Airside’s first product, the Airside Mobile Passport App, has enabled 10 million US and Canadian passport holders to streamline their international journey through most major US airports and cruise ports.
Data breaches and identity fraud running rampant
These new digital identity solutions have risen in popularity over the past few years, fueled by the COVID-19 pandemic and the ensuing shift to online channels, Hughes says. And with IDtech products getting easier to build, and as the world continues to digitize, new startups and solutions will continue to emerge, he says, introducing new techniques and ways to prove one’s identity swiftly and accurately.
These developments come on the back of an evolving cybercrime landscape with data breaches and privacy incidents running rampant.
In the US, the 2017 Equifax data breach saw the private records of 147.9 million Americans, along with 15.2 million British citizens and about 19,000 Canadian citizens, being compromised. Information accessed in the breach included first and last names, US Social Security numbers, birth dates, addresses and, in some instances, driver’s license numbers.
Most recently, a cyberattack targeting Australia’s second largest telco company, Optus, exposed the personal details of almost ten million customers, including their names, dates of birth, phone numbers, email addresses, addresses, as well as ID document numbers such as driver’s license and passport numbers.
In 2018, a group of technology, finance and healthcare companies came together to form the Better Identity Coalition, an American organization focusing on developing a set of consensus, cross-sector policy recommendations that promote the adoption of digital identification systems.
These organizations, which include JPMorgan Chase, Mastercard, Experian, Microsoft, and LexisNexis, believe that, if widely adopted, the technology could cut down on massive regulatory costs involved in identity verification and legal costs following breaches.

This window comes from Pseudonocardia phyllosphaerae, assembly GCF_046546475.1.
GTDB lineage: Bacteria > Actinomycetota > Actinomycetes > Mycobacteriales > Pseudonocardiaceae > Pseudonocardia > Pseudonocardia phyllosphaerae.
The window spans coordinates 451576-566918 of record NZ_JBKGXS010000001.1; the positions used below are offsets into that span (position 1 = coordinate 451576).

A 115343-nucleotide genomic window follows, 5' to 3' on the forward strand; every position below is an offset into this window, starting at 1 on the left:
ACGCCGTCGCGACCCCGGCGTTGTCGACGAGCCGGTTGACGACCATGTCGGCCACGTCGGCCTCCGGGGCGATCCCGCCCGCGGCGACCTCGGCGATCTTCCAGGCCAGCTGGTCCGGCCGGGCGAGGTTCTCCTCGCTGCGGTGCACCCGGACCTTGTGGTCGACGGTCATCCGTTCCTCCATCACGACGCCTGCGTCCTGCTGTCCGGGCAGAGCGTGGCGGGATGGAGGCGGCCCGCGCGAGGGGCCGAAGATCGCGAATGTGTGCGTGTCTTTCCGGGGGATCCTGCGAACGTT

In 2021, traditional identity fraud losses, caused by criminals illegally using victims’ information to steal money, exploded in the US to US$24 billion. The amount represents an alarming 79% increase over 2020, according to the 2022 Identity Fraud Study by Javelin Strategy & Research. Further, the number of adults in the US impacted by this type of fraud grew more than 50%, reaching over than 15 million victims.
Losses from identity fraud scams, in which a fraud operator influences a victim to divulge or expose their personal information, added another US$28 billion in impact and victimized an additional 27 million US adults.
Taken together, identity fraud total US$52 billion and affected 42 million US adults.
Digital identity is a booming sector that’s projected to see total revenue double within the next five years. A 2022 study from Juniper Research expects revenue for digital identity vendors to exceed US$53 billion globally in 2026, soaring from just US$26 billion in 2021.
Increased demand for digital onboarding frameworks and improved fraud mitigation will drive much that growth, the firm says.
Featured image credit: Freepik